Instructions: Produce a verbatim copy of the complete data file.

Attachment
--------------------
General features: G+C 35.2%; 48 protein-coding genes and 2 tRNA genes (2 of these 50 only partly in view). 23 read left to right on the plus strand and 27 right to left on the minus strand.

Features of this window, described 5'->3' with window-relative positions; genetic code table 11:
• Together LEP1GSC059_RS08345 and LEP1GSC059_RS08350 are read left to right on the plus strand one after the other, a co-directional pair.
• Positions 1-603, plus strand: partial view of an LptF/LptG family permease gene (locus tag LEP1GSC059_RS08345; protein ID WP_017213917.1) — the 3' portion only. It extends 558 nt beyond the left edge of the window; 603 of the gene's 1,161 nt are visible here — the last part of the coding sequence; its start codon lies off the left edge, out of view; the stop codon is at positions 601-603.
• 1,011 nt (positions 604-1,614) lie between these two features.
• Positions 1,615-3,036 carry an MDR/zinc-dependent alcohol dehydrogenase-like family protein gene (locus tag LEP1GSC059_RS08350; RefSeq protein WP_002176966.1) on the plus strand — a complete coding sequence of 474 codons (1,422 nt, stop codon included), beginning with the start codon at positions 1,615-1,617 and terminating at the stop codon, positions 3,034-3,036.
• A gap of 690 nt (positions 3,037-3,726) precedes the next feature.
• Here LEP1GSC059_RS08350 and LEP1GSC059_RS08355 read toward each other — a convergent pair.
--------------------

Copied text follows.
General features: G+C 35.2%; 48 protein-coding genes and 2 tRNA genes (2 of these 50 only partly in view). 23 read left to right on the plus strand and 27 right to left on the minus strand.

Features of this window, described 5'->3' with window-relative positions; genetic code table 11:
• Together LEP1GSC059_RS08345 and LEP1GSC059_RS08350 are read left to right on the plus strand one after the other, a co-directional pair.
• Positions 1-603, plus strand: partial view of an LptF/LptG family permease gene (locus tag LEP1GSC059_RS08345; protein ID WP_017213917.1) — the 3' portion only. It extends 558 nt beyond the left edge of the window; 603 of the gene's 1,161 nt are visible here — the last part of the coding sequence; its start codon lies off the left edge, out of view; the stop codon is at positions 601-603.
• 1,011 nt (positions 604-1,614) lie between these two features.
• Positions 1,615-3,036 carry an MDR/zinc-dependent alcohol dehydrogenase-like family protein gene (locus tag LEP1GSC059_RS08350; RefSeq protein WP_002176966.1) on the plus strand — a complete coding sequence of 474 codons (1,422 nt, stop codon included), beginning with the start codon at positions 1,615-1,617 and terminating at the stop codon, positions 3,034-3,036.
• A gap of 690 nt (positions 3,037-3,726) precedes the next feature.
• Here LEP1GSC059_RS08350 and LEP1GSC059_RS08355 read toward each other — a convergent pair.